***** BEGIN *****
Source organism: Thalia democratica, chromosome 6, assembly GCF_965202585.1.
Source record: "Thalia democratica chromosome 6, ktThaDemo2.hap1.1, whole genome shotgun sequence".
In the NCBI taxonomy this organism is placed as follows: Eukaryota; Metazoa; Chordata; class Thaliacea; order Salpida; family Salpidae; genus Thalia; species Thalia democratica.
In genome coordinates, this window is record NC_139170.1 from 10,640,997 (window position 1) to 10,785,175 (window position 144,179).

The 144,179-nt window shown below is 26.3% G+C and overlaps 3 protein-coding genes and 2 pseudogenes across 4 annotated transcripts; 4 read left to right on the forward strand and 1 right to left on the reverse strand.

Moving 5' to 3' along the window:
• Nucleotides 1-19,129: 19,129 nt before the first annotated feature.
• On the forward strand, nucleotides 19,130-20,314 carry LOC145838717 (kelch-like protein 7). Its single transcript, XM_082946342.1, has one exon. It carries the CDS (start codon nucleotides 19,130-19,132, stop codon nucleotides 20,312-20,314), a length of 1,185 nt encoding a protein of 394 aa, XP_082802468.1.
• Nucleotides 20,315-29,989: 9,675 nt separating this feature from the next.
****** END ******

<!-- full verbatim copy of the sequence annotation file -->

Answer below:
Source organism: Thalia democratica, chromosome 6, assembly GCF_965202585.1.
Source record: "Thalia democratica chromosome 6, ktThaDemo2.hap1.1, whole genome shotgun sequence".
In the NCBI taxonomy this organism is placed as follows: Eukaryota; Metazoa; Chordata; class Thaliacea; order Salpida; family Salpidae; genus Thalia; species Thalia democratica.
In genome coordinates, this window is record NC_139170.1 from 10,640,997 (window position 1) to 10,785,175 (window position 144,179).

The 144,179-nt window shown below is 26.3% G+C and overlaps 3 protein-coding genes and 2 pseudogenes across 4 annotated transcripts; 4 read left to right on the forward strand and 1 right to left on the reverse strand.

Moving 5' to 3' along the window:
• Nucleotides 1-19,129: 19,129 nt before the first annotated feature.
• On the forward strand, nucleotides 19,130-20,314 carry LOC145838717 (kelch-like protein 7). Its single transcript, XM_082946342.1, has one exon. It carries the CDS (start codon nucleotides 19,130-19,132, stop codon nucleotides 20,312-20,314), a length of 1,185 nt encoding a protein of 394 aa, XP_082802468.1.
• Nucleotides 20,315-29,989: 9,675 nt separating this feature from the next.